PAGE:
What’s our fascination with songs about travelling shows?
From soul classics like “Don’t Cry Out Loud”, to show tune standards like “Have I Stayed Too Long At The Fair”, songs about running away with the circus are everywhere. Even contemporary pop music is enamoured with the idea, Emma Dean’s concept album “Dr. Dream and the Imaginary Pop-Cabaret” for example, features a song called “Bigger Than You Bigger Than Me” that luxuriates in the fantasy of becoming a trapeze artist or sword swallower under the big top.
So why are we so obsessed? It can’t just be that we love songs about the open road, although that’s probably a good part of it. Maybe it’s because with most road trip music we embark with a set destination in mind, and we know the journey at some point has to end. When we flee to join up with a band of travelling actors or a cohort of clowns, there is no final destination, and the road trip never has to stop.
That’s the feeling that Matthew and the Arrogant Sea’s “Travelling Show” gives me.
The vocals are calm and meandering, the melody lilting, like a road spread out before you but going nowhere in particular. The lyrics seem to reflect this pleasant kind of aimlessness, we circle back to the refrain of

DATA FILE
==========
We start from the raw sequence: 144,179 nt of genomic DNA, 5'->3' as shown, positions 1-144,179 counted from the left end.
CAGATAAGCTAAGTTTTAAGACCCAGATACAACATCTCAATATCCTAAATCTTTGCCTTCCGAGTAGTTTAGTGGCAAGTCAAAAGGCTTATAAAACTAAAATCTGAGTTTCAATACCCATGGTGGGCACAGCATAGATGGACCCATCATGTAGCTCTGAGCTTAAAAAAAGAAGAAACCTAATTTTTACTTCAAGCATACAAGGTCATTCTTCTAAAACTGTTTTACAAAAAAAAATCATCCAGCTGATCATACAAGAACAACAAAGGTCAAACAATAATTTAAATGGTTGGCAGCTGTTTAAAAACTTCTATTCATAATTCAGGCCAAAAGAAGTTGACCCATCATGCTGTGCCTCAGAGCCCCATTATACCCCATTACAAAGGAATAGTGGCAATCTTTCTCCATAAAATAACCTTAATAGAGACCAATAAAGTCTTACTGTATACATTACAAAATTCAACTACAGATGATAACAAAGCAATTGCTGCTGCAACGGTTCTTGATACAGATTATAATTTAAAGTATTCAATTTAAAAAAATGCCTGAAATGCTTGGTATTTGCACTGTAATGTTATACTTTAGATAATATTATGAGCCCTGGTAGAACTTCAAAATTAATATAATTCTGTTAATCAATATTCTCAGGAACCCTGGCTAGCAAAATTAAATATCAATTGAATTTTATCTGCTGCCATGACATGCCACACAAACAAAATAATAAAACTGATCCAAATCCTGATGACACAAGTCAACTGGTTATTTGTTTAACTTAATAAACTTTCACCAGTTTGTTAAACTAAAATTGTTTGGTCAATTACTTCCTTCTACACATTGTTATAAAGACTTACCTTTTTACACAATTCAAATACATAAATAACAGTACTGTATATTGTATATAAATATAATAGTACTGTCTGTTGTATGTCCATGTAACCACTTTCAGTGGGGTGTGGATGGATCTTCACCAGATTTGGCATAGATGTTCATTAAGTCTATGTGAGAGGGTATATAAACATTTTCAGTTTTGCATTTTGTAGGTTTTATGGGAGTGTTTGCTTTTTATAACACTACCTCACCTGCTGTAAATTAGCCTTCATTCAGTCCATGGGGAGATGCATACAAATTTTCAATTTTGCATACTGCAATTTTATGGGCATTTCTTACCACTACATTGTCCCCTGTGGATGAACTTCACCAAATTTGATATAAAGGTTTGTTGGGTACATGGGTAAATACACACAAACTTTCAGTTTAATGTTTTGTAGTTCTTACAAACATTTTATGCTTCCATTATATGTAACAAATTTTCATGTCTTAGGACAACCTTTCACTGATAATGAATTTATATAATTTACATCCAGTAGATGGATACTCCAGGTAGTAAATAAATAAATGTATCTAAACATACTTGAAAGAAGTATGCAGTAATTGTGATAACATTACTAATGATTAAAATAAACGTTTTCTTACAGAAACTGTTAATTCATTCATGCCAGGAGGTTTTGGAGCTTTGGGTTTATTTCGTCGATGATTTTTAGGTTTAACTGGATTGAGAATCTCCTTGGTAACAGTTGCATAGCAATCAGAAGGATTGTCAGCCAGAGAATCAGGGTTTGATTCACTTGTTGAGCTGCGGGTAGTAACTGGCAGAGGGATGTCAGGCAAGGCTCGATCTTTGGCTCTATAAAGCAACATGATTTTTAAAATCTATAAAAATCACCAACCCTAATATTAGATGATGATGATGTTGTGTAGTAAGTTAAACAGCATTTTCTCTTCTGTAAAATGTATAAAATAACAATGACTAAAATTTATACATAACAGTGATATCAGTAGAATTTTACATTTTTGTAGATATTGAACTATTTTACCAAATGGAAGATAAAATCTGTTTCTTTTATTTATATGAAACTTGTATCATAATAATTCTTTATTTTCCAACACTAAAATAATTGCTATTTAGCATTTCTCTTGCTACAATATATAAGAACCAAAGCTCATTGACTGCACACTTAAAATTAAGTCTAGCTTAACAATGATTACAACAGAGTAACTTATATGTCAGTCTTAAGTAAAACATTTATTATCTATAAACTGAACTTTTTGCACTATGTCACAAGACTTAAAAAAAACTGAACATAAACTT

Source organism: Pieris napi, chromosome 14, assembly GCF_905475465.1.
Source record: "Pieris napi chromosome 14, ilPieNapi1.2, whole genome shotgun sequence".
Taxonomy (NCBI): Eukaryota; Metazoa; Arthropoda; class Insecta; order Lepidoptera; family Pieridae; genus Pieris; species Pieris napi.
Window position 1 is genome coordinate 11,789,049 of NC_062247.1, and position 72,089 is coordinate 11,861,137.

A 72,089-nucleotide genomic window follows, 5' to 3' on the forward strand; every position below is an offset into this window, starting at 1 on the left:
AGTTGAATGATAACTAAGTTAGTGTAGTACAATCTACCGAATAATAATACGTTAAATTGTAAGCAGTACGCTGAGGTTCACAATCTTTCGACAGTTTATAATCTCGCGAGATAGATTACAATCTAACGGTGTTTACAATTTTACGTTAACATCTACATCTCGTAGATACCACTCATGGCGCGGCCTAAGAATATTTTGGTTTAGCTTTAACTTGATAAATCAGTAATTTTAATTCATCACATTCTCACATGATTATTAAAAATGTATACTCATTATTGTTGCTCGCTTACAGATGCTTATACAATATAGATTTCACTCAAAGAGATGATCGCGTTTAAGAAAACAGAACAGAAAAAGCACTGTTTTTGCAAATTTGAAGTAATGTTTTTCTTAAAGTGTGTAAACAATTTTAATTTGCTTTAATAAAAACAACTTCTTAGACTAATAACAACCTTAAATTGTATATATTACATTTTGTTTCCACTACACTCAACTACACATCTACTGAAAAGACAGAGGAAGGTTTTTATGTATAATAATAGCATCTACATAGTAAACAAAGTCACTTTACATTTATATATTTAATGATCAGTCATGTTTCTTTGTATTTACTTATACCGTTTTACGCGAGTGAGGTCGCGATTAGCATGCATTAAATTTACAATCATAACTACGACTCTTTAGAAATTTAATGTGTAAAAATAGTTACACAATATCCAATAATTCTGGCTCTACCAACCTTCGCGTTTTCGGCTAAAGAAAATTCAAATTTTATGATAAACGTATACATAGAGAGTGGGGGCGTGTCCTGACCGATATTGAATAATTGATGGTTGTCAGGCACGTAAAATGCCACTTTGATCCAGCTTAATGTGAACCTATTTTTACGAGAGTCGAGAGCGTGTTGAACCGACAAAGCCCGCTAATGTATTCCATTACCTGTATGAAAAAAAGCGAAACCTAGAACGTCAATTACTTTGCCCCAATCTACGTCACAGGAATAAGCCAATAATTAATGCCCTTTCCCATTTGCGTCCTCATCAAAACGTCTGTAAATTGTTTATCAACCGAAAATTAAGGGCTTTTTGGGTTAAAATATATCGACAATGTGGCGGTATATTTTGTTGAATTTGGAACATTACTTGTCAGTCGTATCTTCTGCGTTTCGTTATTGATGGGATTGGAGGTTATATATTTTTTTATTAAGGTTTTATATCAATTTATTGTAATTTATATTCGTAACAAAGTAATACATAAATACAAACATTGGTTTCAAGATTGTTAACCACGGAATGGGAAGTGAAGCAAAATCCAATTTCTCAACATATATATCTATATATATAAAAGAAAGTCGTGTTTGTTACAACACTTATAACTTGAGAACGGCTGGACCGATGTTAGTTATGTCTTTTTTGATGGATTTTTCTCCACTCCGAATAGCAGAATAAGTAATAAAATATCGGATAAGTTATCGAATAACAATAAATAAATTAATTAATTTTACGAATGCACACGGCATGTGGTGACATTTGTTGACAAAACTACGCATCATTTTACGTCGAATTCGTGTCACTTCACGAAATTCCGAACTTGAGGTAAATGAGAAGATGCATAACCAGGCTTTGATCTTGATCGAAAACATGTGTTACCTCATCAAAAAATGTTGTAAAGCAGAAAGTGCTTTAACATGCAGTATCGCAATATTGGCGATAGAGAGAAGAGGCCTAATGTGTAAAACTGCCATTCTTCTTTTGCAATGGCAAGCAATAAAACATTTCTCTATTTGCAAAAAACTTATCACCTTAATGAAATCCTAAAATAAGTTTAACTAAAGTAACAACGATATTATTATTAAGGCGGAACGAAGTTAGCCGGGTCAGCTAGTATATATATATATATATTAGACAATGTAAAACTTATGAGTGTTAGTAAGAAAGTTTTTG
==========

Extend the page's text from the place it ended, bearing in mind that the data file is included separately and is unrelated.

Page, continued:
“there’s nothing to it / life in the travelling show”
over and over again, melting into the ease of watching towns and cities flatten out into one long line. Most songs on this topic are brassy and bombastic, focussing on the sequins and spotlights that come with life as a touring performer; “Travelling Show” is more about the quiet moments in between.
That edge of melancholy makes sense when you take the rest of the album into account. “The Gloom pt.1” is dreamy but dark, often getting sadder the more soothing it sounds. Both “Borrowed Smokes” and “Swedish Death Metal Cassette” sound like lullabies until you listen to the lyrics, and “Dreams Are Nightmares Too” has some unexpectedly raw edges.
In that context, “Travelling Show” takes on a much bleaker edge. Maybe the line “there’s nothing to it” isn’t about how laid-back life on the road is, but how shallow it can be, how it’s more smoke and mirrors than actual substance. Maybe that’s why the rest of the song talks about audiences who laugh before the joke is told and scratch their heads when the message gets too difficult – as well as the artists who lose themselves in trying to make them happy. Or maybe I’m just thinking too much into it.
Either way, “Travelling Show” takes a complex knot of emotions, nostalgia and wanderlust, and unspools into a slow-build folk song that you could listen to for hours on end.
At least in my case, it made me crave escape, but the kind that exists in a good book just as much as it does in a spontaneous road trip. In that way, it’s the perfect lazy day soundtrack no matter what you’re getting up to, whether that’s wiling away long car journeys while staring out of the window, absentmindedly writing in a coffee shop, or actually going outside in search of a real adventure.
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